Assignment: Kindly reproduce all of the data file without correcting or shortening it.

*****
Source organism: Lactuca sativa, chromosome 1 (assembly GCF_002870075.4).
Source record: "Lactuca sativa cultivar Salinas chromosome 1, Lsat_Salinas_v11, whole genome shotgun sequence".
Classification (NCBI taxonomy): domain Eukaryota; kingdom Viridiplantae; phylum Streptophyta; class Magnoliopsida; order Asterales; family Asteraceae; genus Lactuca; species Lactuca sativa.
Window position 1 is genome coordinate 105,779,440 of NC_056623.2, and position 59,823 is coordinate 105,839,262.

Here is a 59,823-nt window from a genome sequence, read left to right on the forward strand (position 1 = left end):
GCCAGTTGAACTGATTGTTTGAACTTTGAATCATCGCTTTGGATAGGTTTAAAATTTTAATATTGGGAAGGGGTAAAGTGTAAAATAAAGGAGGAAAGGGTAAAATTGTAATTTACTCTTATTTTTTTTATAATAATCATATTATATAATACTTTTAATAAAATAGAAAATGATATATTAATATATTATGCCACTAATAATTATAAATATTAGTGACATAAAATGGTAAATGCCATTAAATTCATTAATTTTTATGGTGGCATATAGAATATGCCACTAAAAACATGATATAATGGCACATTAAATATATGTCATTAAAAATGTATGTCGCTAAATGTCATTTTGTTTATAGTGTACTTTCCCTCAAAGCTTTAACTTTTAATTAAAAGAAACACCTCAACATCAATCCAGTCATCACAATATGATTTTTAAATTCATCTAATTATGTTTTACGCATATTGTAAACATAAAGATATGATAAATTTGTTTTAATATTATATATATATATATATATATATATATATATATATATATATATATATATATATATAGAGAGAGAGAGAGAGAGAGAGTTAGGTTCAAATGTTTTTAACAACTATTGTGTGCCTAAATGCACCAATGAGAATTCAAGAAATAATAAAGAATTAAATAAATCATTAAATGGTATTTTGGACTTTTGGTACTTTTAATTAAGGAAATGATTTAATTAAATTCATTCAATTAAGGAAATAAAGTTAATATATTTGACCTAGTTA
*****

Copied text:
Source organism: Lactuca sativa, chromosome 1 (assembly GCF_002870075.4).
Source record: "Lactuca sativa cultivar Salinas chromosome 1, Lsat_Salinas_v11, whole genome shotgun sequence".
Classification (NCBI taxonomy): domain Eukaryota; kingdom Viridiplantae; phylum Streptophyta; class Magnoliopsida; order Asterales; family Asteraceae; genus Lactuca; species Lactuca sativa.
Window position 1 is genome coordinate 105,779,440 of NC_056623.2, and position 59,823 is coordinate 105,839,262.

Here is a 59,823-nt window from a genome sequence, read left to right on the forward strand (position 1 = left end):
GCCAGTTGAACTGATTGTTTGAACTTTGAATCATCGCTTTGGATAGGTTTAAAATTTTAATATTGGGAAGGGGTAAAGTGTAAAATAAAGGAGGAAAGGGTAAAATTGTAATTTACTCTTATTTTTTTTATAATAATCATATTATATAATACTTTTAATAAAATAGAAAATGATATATTAATATATTATGCCACTAATAATTATAAATATTAGTGACATAAAATGGTAAATGCCATTAAATTCATTAATTTTTATGGTGGCATATAGAATATGCCACTAAAAACATGATATAATGGCACATTAAATATATGTCATTAAAAATGTATGTCGCTAAATGTCATTTTGTTTATAGTGTACTTTCCCTCAAAGCTTTAACTTTTAATTAAAAGAAACACCTCAACATCAATCCAGTCATCACAATATGATTTTTAAATTCATCTAATTATGTTTTACGCATATTGTAAACATAAAGATATGATAAATTTGTTTTAATATTATATATATATATATATATATATATATATATATATATATATATATATATATATATAGAGAGAGAGAGAGAGAGAGAGTTAGGTTCAAATGTTTTTAACAACTATTGTGTGCCTAAATGCACCAATGAGAATTCAAGAAATAATAAAGAATTAAATAAATCATTAAATGGTATTTTGGACTTTTGGTACTTTTAATTAAGGAAATGATTTAATTAAATTCATTCAATTAAGGAAATAAAGTTAATATATTTGACCTAGTTA